53. Lydersen S. Statistical review: frequently given comments. Ann Rheum Dis. 2015;74(2):323–5.

    Article  PubMed  Google Scholar 

  54. Hankin BL, Abramson LY, Moffitt TE, Silva PA, McGee R, Angell KE. Development of depression from preadolescence to young adulthood: emerging gender differences in a 10-year longitudinal study. J Abnorm Psychol. 1998;107(1):128–40.

    Article  PubMed  Google Scholar 

  55. Granrud MD, Steffenak AKM, Theander K. Gender differences in symptoms of depression among adolescents in Eastern Norway: results from a cross-sectional study. Scand J Public Health. 2019;47(2):157–65.

    Article  PubMed  Google Scholar 

  56. Hankin BL, Abramson LY. Development of gender differences in depression: description and possible explanations. Ann Med. 1999;31(6):372–9.

    Article  PubMed  Google Scholar 

  57. Kuehner C. Gender differences in unipolar depression: an update of epidemiological findings and possible explanations. Acta Psychiatry Scand. 2003;108(3):163–74.

    Article  Google Scholar 

  58. Skrove M, Romundstad P, Indredavik MS. Resilience, lifestyle and symptoms of anxiety and depression in adolescence: the Young-HUNT study. Soc Psychiatry Psychiatr Epidemiol. 2013;48(3):407–16.

    Article  PubMed  Google Scholar 

  59. Reiss F. Socioeconomic inequalities and mental health problems in children and adolescents: a systematic review. Soc Sci Med. 2013;90:24–31.

    Article  PubMed  Google Scholar 

  60. Needham BL, Crosnoe R. Overweight status and depressive symptoms during adolescence. J Adolesc Health. 2005;36(1):48–55.

    Article  PubMed  Google Scholar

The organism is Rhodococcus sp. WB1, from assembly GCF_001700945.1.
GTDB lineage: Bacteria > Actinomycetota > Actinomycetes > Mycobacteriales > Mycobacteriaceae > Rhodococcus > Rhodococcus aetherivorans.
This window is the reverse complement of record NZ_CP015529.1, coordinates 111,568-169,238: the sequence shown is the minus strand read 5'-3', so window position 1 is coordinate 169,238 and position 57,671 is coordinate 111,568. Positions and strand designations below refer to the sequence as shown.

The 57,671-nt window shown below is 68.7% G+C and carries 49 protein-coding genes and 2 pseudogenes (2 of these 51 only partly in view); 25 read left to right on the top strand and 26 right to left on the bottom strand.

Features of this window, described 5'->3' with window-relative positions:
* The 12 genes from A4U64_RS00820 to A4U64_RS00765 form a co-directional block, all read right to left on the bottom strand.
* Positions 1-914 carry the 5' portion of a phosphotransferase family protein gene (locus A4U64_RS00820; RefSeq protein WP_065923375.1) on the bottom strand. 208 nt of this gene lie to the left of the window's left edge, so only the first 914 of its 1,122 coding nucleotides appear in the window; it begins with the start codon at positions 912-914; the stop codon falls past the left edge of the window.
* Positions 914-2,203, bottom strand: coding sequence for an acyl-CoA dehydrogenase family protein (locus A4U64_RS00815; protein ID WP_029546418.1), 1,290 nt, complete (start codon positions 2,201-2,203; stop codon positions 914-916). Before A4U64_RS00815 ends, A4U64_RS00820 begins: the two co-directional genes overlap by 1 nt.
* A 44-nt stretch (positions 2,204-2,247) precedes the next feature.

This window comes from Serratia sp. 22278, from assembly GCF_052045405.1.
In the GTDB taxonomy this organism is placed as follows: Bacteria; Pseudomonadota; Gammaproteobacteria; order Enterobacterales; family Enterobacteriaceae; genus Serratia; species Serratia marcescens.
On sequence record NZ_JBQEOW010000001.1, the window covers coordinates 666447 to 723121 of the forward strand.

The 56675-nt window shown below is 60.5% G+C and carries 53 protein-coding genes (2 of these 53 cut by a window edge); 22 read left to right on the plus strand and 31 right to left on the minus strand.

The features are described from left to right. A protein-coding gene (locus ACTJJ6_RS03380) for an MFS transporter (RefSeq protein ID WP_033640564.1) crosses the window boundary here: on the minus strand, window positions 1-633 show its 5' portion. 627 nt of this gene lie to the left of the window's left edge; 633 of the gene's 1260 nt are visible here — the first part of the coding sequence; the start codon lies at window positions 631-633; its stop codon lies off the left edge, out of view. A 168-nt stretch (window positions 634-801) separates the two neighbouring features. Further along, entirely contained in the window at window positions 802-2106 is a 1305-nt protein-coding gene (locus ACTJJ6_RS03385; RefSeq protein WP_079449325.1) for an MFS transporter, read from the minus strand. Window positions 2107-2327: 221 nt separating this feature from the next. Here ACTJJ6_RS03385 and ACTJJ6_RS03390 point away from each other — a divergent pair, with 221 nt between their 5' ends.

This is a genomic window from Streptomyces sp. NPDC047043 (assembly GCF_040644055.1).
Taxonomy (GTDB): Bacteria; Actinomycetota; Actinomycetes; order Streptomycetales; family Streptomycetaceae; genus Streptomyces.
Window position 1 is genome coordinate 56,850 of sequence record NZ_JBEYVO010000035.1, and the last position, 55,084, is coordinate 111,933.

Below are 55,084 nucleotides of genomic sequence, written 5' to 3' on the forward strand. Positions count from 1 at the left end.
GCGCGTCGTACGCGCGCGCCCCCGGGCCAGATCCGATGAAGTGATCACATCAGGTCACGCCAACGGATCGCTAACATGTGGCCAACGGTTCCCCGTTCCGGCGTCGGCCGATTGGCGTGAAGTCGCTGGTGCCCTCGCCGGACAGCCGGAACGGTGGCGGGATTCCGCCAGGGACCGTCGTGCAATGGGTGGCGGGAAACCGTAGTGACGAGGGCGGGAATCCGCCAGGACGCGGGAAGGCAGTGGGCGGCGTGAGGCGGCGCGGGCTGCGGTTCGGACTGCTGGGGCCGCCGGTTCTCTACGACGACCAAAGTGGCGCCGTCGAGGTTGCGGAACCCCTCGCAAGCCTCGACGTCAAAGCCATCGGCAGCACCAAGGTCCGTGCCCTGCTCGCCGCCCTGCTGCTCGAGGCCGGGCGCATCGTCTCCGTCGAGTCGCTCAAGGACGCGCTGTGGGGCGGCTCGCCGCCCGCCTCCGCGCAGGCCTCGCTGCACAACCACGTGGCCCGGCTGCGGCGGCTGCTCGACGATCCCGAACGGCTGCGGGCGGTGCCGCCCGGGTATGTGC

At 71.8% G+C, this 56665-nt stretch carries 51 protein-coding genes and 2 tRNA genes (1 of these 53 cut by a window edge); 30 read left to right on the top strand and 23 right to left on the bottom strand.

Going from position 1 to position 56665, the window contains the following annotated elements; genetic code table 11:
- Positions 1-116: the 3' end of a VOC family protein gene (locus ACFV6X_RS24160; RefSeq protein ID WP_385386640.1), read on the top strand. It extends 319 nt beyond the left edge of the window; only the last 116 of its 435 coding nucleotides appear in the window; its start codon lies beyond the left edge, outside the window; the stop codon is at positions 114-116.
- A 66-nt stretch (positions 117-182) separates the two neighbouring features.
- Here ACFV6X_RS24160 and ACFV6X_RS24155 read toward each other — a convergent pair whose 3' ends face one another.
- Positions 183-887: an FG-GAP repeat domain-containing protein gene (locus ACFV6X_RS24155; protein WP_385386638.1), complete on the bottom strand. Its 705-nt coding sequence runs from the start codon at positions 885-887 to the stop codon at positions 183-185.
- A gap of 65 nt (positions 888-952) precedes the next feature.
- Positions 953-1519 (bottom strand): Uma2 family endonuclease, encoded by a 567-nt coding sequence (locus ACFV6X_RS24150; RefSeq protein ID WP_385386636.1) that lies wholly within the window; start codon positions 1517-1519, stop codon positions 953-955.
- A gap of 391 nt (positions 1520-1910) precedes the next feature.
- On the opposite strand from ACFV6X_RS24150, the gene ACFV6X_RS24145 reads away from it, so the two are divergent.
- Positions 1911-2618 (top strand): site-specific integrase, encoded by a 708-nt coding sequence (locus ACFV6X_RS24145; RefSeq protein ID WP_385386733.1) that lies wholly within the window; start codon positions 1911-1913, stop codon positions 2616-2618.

61. de Wit AE, Booij SH, Giltay EJ, Joffe H, Schoevers RA, Oldehinkel AJ. Association of use of oral contraceptives with depressive symptoms among adolescents and young women. JAMA Psychiatry. 2020;77(1):52–9.

    Article  PubMed  Google Scholar 

  62. Patten SB, Love E. Can drugs cause depression? A review of the evidence. J Psychiatry Neurosci. 1993;18(3):92.

    PubMed  PubMed Central  Google Scholar 

  63. Hao WZ, Li XJ, Zhang PW, Chen JX. A review of antibiotics, depression, and the gut microbiome. Psychiatry Res. 2020;284:112691.

    Article  PubMed  Google Scholar 

  64. Wysowski DK, Pitts M, Beitz J. An analysis of reports of depression and suicide in patients treated with isotretinoin. J Am Acad Dermatol. 2001;45(4):515–9.

    Article  PubMed  Google Scholar 

  65. Grenon R, Tasca GA, Cwinn E, Coyle D, Sumner A, Gick M, et al. Depressive symptoms are associated with medication use and lower health-related quality of life in overweight women with binge eating disorder. Womens Health Issues. 2010;20(6):435–40.

    Article  PubMed  Google Scholar 

  66. Pinquart M, Shen Y. Depressive symptoms in children and adolescents with chronic physical illness: an updated meta-analysis. J Pediatr Psychol. 2011;36(4):375–84.

    Article  PubMed  Google Scholar 

  67. Brady EU, Kendall PC. Comorbidity of anxiety and depression in children and adolescents. Psychol Bull. 1992;111(2):244–55.